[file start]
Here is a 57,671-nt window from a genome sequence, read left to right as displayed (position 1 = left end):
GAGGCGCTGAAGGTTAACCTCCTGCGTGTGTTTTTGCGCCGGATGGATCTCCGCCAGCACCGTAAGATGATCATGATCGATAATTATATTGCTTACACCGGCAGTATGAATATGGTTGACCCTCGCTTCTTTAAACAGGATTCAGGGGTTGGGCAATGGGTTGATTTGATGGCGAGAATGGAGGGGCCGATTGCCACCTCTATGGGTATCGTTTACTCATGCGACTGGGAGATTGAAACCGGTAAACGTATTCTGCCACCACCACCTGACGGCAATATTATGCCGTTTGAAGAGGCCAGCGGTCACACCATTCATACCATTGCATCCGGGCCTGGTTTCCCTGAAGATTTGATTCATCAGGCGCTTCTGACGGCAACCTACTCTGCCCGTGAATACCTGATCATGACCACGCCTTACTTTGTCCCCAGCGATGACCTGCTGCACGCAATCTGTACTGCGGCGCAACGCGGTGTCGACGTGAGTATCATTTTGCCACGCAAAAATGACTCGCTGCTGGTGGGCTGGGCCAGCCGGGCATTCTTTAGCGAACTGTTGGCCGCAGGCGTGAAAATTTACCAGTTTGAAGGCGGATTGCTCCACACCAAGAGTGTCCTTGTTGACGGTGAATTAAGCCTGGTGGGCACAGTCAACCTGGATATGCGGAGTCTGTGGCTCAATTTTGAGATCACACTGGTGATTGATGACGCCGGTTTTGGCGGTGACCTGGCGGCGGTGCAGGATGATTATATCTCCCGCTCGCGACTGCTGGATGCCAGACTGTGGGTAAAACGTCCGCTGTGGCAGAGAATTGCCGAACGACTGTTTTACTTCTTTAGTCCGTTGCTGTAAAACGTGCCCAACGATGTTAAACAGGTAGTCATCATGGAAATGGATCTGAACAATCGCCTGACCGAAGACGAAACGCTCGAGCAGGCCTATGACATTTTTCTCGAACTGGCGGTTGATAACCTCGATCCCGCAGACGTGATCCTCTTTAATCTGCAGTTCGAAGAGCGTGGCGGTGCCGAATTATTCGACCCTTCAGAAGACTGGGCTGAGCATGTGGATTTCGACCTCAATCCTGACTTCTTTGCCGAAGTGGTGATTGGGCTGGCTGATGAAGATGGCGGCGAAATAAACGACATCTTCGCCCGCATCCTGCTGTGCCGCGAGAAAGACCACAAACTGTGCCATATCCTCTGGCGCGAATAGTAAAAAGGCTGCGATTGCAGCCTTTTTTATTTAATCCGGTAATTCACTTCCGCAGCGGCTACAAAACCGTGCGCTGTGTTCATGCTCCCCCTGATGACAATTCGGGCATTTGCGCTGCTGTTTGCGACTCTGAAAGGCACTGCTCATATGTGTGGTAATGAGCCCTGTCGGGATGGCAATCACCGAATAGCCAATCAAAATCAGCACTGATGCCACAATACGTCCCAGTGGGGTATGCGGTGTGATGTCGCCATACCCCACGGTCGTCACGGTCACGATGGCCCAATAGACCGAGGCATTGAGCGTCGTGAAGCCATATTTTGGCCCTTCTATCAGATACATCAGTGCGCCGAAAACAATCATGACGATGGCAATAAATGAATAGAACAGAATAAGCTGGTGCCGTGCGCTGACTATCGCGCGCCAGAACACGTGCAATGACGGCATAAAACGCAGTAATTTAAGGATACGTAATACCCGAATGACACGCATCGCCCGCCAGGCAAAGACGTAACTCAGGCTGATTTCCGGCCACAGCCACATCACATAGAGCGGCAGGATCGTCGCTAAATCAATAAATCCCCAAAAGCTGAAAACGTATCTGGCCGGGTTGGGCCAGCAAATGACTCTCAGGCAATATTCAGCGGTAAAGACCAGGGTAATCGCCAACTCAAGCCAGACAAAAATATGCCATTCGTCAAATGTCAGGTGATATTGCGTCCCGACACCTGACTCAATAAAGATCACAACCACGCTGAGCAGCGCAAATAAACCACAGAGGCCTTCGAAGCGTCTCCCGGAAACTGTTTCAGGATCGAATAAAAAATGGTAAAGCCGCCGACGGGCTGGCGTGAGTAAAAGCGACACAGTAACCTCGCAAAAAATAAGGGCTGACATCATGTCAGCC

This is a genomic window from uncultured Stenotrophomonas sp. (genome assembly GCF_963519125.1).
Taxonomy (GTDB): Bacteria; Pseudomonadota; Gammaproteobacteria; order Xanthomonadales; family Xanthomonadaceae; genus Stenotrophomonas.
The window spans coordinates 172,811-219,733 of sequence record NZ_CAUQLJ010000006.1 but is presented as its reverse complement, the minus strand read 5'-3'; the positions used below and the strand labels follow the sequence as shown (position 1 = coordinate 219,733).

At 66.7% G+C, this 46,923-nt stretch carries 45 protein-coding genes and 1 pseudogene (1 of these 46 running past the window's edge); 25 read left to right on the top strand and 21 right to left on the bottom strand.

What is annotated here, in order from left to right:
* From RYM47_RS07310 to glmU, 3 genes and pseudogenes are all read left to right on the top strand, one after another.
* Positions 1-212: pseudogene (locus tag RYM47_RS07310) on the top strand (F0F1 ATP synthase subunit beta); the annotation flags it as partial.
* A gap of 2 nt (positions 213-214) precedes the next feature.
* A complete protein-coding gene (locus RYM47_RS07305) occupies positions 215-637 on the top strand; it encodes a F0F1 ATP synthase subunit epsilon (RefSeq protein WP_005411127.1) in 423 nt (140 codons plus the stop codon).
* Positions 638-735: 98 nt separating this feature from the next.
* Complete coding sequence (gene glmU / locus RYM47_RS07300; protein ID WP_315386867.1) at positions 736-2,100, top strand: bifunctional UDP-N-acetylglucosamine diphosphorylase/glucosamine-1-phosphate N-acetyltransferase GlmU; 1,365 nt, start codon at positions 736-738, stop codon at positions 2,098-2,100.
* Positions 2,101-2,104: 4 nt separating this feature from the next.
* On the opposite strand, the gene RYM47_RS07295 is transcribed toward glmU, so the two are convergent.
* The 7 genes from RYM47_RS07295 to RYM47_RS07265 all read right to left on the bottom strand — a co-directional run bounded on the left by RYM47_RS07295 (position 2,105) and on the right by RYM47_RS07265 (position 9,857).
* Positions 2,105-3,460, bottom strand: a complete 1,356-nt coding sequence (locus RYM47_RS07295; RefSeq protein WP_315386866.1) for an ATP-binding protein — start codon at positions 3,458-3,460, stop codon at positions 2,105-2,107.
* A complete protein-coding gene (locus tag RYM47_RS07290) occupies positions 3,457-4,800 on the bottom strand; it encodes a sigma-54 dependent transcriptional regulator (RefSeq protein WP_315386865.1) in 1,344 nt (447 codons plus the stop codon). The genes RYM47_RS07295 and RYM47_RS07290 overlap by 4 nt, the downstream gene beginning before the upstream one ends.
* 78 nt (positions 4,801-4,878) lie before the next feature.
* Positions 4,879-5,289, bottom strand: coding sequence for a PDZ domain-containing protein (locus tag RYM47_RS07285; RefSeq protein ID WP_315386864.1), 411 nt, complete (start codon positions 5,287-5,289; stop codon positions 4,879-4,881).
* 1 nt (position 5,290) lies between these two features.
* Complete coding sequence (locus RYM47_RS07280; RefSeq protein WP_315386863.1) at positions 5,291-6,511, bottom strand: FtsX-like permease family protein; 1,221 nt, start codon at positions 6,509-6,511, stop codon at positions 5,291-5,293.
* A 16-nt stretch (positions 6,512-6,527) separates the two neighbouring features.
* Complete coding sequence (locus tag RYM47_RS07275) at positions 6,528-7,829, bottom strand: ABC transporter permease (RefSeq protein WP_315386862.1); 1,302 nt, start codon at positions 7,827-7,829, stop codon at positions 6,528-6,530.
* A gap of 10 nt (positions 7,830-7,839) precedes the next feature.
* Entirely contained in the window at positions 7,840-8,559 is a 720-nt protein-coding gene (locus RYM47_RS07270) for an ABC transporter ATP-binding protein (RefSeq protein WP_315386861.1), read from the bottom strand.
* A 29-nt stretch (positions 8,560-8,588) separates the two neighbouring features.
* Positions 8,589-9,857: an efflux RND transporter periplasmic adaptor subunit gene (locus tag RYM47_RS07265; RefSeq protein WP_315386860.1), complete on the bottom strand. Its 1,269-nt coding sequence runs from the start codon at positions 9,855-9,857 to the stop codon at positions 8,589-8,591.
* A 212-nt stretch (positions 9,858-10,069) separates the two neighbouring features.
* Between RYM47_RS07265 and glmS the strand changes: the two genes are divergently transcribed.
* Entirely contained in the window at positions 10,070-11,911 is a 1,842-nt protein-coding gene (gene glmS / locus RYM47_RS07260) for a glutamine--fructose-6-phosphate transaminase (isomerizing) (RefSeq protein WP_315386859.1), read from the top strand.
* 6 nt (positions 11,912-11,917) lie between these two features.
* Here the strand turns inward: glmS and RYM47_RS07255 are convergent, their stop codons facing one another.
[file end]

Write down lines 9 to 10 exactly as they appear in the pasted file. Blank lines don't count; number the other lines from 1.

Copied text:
* Positions 1-212: pseudogene (locus tag RYM47_RS07310) on the top strand (F0F1 ATP synthase subunit beta); the annotation flags it as partial.
* A gap of 2 nt (positions 213-214) precedes the next feature.